The same 500 cc autoclave as used in Example 1-A was charged with 0.5 part of platinum oxide and 150 parts of 90% methanol, and the inside of the autoclave was charged fully with nitrogen and then with hydrogen. Then, hydrogen was introduced into the autoclave to a pressure of 10 Kg/cm2.G. The mixture was stirred at this pressure for 2 hours. Then, the stirring was stopped, and platinum oxide was sedimented and separated. In 30 minutes, the platinum oxide was settled. This sedimentation procedure was repeated two more times using 100 parts of 90% methanol each time to afford a catalyst. Analysis of a small amount of the catalyst prepared showed that it had a surface area of 30 m2 /g, an iron retention of 0.4% and a zinc retention of 0%. The presence of a trace of iron on the catalyst was considered as due to the presence of iron in 90% methanol used.

The autoclave was charged with the treated platinum oxide, 21 parts of β-methylcrotonaldehyde and 150 parts of 90% methanol. The inside of the autoclave was fully purged first with nitrogen and then with hydrogen, and hydrogen was introduced into the autoclave to a partial pressure of 30 Kg/cm2.G. The mixture was stirred for 6 hours at this pressure, and then allowed to stand for 30 minutes to separate the catalyst by sedimentation. 171 parts of the reaction mixture was obtained.

The conversion of β-methylcrotonaldehyde was 60.6%, and the selectivity to prenol was 3.8%. Isovaleroaldehyde and isoamyl alcohol also occurred.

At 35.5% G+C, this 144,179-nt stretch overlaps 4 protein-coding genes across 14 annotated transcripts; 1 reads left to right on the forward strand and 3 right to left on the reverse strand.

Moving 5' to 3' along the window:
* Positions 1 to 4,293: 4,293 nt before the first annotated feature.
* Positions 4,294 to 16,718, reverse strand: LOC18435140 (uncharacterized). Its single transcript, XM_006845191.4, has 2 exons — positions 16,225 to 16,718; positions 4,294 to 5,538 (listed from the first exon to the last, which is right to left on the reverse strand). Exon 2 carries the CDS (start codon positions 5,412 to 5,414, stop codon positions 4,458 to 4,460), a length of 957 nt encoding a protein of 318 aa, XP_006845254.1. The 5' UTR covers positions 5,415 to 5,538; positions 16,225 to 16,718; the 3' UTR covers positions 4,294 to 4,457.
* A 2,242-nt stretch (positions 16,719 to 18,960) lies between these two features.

Comparative Example 3

The same 500 cc autoclave as used in Example 1-A was charged with 0.5 part of platinum oxide and 150 parts of 90% methanol. The inside of the autoclave was fully purged first with nitrogen and then with hydrogen, and hydrogen was introduced into the autoclave to a partial pressure of 10 Kg/cm2.G. The mixture was stirred at this pressure for 1 hour, and then the stirring was stopped, after which the contents of the autoclave were allowed to stand for 30 minutes to sediment and separate platinum oxide. The supernatant liquid was extracted gently, and then 0.375 part of ferrous sulfate heptaldehyde 0.0825 part of zinc acetate dihydrate and 150 parts of 90% methanol were added. The inside of the autoclave was again purged with nitrogen and hydrogen. Hydrogen was introduced into the autoclave to a partial pressure of 10 Kg/cm2.G. The mixture was stirred for 1 hour at this temperature, and then the stirring was stopped. The contents of the autoclave were allowed to stand for 30 minutes to sediment and separate platinum oxide. This sedimentation procedure was repeated two more times using 100 parts of 90% methanol each time to prepare a catalyst. Analysis of a small amount of the catalyst prepared showed that it had a surface area of 14.6 m2 /g, an iron retention of 0.7% by weight and a zinc retention of 3% by weight.